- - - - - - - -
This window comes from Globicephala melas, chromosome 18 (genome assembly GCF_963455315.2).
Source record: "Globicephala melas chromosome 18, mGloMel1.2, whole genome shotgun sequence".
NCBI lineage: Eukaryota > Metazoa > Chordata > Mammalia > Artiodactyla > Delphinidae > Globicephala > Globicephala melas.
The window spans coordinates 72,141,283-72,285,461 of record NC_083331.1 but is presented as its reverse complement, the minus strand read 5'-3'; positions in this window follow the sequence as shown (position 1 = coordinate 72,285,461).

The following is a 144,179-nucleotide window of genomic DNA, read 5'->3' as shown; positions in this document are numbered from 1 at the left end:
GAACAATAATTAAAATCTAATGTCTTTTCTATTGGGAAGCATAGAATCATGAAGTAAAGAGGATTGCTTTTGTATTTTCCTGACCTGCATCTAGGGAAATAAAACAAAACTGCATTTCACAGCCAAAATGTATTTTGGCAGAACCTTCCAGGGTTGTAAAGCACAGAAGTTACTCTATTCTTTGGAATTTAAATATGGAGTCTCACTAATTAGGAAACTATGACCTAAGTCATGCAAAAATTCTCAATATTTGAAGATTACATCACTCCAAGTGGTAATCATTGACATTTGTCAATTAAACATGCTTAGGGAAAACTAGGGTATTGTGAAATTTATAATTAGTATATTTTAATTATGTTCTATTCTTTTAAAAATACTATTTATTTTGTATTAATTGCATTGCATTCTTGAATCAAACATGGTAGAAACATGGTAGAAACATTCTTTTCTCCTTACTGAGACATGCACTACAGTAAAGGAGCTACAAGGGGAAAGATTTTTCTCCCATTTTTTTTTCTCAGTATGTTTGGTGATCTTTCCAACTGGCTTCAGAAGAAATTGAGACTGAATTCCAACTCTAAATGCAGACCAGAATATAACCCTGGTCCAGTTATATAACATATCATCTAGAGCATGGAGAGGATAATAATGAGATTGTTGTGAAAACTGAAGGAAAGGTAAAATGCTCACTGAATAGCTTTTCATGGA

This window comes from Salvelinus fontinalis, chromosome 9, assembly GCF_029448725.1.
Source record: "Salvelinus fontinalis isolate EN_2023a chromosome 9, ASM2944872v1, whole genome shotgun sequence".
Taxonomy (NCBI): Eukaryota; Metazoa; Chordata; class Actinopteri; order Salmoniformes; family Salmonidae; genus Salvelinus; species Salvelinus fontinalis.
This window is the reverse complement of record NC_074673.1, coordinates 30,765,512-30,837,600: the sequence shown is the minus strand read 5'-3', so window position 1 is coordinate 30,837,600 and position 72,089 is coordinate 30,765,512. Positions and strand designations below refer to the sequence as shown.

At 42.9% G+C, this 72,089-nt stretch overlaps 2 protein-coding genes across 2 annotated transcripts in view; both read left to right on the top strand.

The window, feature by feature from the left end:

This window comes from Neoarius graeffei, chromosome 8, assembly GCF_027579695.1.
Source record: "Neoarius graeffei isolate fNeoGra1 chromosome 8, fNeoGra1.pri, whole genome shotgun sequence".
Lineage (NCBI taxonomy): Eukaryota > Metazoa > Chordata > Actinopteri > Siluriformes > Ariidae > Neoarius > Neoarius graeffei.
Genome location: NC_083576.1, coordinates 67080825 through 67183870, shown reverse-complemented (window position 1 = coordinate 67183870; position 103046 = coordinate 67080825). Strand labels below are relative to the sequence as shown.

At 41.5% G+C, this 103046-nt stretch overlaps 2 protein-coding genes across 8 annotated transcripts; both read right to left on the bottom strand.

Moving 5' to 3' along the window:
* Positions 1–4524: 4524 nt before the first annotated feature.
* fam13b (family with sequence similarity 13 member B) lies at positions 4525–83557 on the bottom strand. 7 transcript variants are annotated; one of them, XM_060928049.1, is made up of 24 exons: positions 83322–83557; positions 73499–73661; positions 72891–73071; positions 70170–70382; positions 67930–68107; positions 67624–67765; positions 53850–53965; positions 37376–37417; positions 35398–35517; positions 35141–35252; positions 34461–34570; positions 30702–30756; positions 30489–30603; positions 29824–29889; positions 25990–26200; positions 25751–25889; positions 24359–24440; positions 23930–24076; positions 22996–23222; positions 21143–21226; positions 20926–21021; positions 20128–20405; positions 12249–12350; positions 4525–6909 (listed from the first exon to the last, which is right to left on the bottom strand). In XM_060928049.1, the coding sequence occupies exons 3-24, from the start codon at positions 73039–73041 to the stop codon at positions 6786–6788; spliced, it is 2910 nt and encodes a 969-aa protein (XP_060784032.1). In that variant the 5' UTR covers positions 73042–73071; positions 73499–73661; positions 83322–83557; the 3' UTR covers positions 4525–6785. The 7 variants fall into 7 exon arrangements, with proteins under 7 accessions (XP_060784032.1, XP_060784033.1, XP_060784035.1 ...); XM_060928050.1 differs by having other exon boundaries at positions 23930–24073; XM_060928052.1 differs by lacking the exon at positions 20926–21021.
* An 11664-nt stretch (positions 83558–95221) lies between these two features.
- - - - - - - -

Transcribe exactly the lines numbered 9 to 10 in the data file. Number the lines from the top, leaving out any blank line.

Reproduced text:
Taxonomy (NCBI): Eukaryota; Metazoa; Chordata; class Actinopteri; order Salmoniformes; family Salmonidae; genus Salvelinus; species Salvelinus fontinalis.
This window is the reverse complement of record NC_074673.1, coordinates 30,765,512-30,837,600: the sequence shown is the minus strand read 5'-3', so window position 1 is coordinate 30,837,600 and position 72,089 is coordinate 30,765,512. Positions and strand designations below refer to the sequence as shown.